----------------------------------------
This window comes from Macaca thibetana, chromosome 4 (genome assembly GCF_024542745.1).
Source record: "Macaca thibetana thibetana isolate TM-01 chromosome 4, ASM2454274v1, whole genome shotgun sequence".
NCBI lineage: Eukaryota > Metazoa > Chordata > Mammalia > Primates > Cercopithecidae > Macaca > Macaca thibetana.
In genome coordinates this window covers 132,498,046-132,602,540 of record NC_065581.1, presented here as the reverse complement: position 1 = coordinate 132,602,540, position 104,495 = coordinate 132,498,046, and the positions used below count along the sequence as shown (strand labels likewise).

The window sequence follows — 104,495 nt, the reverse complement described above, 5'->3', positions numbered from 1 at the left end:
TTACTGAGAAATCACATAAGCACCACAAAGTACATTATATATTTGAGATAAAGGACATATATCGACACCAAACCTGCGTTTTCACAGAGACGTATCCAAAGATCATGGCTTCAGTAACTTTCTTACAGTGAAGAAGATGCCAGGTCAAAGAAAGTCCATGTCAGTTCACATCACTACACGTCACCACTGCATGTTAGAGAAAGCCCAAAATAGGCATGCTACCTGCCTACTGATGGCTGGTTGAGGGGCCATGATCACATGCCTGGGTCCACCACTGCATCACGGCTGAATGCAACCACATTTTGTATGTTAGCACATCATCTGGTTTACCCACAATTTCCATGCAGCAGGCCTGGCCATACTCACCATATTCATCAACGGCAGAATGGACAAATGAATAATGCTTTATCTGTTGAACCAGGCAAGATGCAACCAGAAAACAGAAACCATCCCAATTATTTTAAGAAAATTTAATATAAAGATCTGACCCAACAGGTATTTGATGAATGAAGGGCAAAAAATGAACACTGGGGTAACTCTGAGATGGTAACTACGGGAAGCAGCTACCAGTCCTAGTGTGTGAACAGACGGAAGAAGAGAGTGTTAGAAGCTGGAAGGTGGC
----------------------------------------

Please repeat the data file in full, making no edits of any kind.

This window comes from Macaca thibetana, chromosome 4 (genome assembly GCF_024542745.1).
Source record: "Macaca thibetana thibetana isolate TM-01 chromosome 4, ASM2454274v1, whole genome shotgun sequence".
NCBI lineage: Eukaryota > Metazoa > Chordata > Mammalia > Primates > Cercopithecidae > Macaca > Macaca thibetana.
In genome coordinates this window covers 132,498,046-132,602,540 of record NC_065581.1, presented here as the reverse complement: position 1 = coordinate 132,602,540, position 104,495 = coordinate 132,498,046, and the positions used below count along the sequence as shown (strand labels likewise).

The window sequence follows — 104,495 nt, the reverse complement described above, 5'->3', positions numbered from 1 at the left end:
TTACTGAGAAATCACATAAGCACCACAAAGTACATTATATATTTGAGATAAAGGACATATATCGACACCAAACCTGCGTTTTCACAGAGACGTATCCAAAGATCATGGCTTCAGTAACTTTCTTACAGTGAAGAAGATGCCAGGTCAAAGAAAGTCCATGTCAGTTCACATCACTACACGTCACCACTGCATGTTAGAGAAAGCCCAAAATAGGCATGCTACCTGCCTACTGATGGCTGGTTGAGGGGCCATGATCACATGCCTGGGTCCACCACTGCATCACGGCTGAATGCAACCACATTTTGTATGTTAGCACATCATCTGGTTTACCCACAATTTCCATGCAGCAGGCCTGGCCATACTCACCATATTCATCAACGGCAGAATGGACAAATGAATAATGCTTTATCTGTTGAACCAGGCAAGATGCAACCAGAAAACAGAAACCATCCCAATTATTTTAAGAAAATTTAATATAAAGATCTGACCCAACAGGTATTTGATGAATGAAGGGCAAAAAATGAACACTGGGGTAACTCTGAGATGGTAACTACGGGAAGCAGCTACCAGTCCTAGTGTGTGAACAGACGGAAGAAGAGAGTGTTAGAAGCTGGAAGGTGGC